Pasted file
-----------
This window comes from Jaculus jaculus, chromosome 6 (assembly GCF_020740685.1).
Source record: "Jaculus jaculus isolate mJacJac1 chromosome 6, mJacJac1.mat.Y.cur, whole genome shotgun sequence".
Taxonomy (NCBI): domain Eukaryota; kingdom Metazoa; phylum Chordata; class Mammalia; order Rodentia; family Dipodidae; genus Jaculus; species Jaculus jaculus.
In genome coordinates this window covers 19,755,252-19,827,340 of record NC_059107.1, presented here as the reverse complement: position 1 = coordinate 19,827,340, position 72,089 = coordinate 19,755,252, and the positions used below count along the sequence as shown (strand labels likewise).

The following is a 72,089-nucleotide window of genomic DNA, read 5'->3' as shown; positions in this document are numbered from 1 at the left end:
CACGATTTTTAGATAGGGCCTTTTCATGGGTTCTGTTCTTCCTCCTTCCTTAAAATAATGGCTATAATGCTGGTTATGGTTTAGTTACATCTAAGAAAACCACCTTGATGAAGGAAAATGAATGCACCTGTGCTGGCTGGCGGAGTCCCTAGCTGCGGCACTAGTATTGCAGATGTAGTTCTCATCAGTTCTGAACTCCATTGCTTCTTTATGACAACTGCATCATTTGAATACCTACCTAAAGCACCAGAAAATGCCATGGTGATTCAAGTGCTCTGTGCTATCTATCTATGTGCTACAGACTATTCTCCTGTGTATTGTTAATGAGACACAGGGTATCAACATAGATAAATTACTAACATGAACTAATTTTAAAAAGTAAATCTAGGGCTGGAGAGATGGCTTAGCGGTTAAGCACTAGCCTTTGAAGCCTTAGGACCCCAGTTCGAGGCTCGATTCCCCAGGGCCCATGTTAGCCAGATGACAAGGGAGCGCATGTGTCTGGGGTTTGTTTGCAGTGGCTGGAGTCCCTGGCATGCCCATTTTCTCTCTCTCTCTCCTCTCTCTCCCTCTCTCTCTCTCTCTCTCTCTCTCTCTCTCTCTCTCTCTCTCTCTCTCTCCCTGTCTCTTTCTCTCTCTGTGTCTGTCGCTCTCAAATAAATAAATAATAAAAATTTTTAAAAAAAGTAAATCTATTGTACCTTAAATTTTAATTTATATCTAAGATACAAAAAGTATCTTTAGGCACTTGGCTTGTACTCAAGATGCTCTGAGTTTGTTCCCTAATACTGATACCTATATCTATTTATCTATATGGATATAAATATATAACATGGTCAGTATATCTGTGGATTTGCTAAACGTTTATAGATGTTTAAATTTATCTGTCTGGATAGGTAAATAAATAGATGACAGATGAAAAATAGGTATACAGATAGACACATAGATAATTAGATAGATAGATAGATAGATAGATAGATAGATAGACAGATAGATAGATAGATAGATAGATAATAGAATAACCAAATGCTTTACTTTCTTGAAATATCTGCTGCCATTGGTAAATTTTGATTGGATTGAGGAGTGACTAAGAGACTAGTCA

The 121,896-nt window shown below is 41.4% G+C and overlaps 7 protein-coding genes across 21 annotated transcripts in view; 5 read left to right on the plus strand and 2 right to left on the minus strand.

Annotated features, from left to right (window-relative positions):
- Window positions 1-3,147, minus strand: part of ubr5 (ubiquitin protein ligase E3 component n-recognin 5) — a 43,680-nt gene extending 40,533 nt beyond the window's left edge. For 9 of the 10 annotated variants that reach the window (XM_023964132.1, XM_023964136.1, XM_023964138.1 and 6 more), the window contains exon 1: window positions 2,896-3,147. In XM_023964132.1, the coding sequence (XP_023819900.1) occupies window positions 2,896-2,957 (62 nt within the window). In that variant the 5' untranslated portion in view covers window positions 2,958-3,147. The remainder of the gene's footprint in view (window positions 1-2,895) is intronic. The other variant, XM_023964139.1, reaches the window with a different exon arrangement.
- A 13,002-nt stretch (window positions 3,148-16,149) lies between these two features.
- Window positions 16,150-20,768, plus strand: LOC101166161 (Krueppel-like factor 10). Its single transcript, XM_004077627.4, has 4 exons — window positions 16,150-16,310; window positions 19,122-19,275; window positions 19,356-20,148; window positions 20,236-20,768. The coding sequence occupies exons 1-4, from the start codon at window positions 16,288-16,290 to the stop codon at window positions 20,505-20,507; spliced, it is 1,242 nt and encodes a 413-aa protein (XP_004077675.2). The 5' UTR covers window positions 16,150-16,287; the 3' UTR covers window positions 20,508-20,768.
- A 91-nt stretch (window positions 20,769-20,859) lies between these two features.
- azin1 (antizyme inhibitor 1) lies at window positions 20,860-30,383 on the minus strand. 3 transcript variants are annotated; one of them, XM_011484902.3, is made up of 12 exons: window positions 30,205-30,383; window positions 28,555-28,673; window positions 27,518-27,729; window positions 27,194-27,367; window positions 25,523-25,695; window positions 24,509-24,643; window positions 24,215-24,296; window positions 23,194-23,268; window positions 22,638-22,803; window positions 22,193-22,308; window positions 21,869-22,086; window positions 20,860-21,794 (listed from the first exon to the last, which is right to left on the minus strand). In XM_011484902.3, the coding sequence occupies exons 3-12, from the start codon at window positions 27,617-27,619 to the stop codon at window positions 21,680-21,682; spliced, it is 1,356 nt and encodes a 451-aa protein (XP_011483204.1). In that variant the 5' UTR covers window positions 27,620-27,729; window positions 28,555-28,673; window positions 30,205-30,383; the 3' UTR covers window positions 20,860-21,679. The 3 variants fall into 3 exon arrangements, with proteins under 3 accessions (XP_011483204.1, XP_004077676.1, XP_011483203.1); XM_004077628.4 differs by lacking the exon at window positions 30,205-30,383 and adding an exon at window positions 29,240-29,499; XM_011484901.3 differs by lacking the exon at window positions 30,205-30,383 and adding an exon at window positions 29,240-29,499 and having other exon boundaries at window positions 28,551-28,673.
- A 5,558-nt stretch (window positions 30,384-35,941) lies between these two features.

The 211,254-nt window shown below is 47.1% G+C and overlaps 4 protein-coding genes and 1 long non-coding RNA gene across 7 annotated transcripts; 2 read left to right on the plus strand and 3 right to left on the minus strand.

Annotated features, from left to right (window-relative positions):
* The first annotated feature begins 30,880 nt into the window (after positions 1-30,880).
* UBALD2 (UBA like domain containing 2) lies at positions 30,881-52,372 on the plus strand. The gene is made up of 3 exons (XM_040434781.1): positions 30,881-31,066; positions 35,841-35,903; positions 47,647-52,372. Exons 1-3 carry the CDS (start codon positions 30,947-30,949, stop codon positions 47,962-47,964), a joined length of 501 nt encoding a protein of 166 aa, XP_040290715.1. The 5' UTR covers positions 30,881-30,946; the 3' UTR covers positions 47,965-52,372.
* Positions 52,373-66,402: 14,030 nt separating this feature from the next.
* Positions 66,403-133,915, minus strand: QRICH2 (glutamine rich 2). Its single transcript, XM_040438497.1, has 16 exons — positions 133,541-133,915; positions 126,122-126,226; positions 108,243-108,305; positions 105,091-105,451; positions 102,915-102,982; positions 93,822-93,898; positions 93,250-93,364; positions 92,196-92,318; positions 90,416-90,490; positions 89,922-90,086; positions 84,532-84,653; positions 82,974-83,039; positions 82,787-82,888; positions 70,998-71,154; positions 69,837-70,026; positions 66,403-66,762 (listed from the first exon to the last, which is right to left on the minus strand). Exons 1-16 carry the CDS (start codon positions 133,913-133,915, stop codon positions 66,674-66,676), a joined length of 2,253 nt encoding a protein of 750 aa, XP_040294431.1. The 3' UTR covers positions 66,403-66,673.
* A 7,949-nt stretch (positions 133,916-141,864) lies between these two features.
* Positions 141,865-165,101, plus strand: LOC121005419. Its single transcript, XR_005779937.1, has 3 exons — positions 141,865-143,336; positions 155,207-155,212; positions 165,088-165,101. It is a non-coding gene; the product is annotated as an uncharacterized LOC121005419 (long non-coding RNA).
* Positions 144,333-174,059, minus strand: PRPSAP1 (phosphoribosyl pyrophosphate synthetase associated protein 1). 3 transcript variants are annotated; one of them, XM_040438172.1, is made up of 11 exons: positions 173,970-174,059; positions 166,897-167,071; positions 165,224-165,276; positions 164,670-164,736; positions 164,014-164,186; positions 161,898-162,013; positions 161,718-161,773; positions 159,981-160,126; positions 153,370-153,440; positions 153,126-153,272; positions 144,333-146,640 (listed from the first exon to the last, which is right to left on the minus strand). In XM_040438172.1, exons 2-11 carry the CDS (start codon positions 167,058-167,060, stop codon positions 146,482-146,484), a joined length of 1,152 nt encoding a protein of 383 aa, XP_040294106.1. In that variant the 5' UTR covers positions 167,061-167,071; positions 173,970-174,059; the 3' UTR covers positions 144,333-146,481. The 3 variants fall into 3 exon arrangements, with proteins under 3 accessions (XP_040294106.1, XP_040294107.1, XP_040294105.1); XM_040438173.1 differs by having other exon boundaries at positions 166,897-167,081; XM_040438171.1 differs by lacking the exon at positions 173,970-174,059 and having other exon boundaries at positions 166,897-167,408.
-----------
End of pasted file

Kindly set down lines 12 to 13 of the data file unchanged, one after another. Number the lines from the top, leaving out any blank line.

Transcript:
- A 91-nt stretch (window positions 20,769-20,859) lies between these two features.
- azin1 (antizyme inhibitor 1) lies at window positions 20,860-30,383 on the minus strand. 3 transcript variants are annotated; one of them, XM_011484902.3, is made up of 12 exons: window positions 30,205-30,383; window positions 28,555-28,673; window positions 27,518-27,729; window positions 27,194-27,367; window positions 25,523-25,695; window positions 24,509-24,643; window positions 24,215-24,296; window positions 23,194-23,268; window positions 22,638-22,803; window positions 22,193-22,308; window positions 21,869-22,086; window positions 20,860-21,794 (listed from the first exon to the last, which is right to left on the minus strand). In XM_011484902.3, the coding sequence occupies exons 3-12, from the start codon at window positions 27,617-27,619 to the stop codon at window positions 21,680-21,682; spliced, it is 1,356 nt and encodes a 451-aa protein (XP_011483204.1). In that variant the 5' UTR covers window positions 27,620-27,729; window positions 28,555-28,673; window positions 30,205-30,383; the 3' UTR covers window positions 20,860-21,679. The 3 variants fall into 3 exon arrangements, with proteins under 3 accessions (XP_011483204.1, XP_004077676.1, XP_011483203.1); XM_004077628.4 differs by lacking the exon at window positions 30,205-30,383 and adding an exon at window positions 29,240-29,499; XM_011484901.3 differs by lacking the exon at window positions 30,205-30,383 and adding an exon at window positions 29,240-29,499 and having other exon boundaries at window positions 28,551-28,673.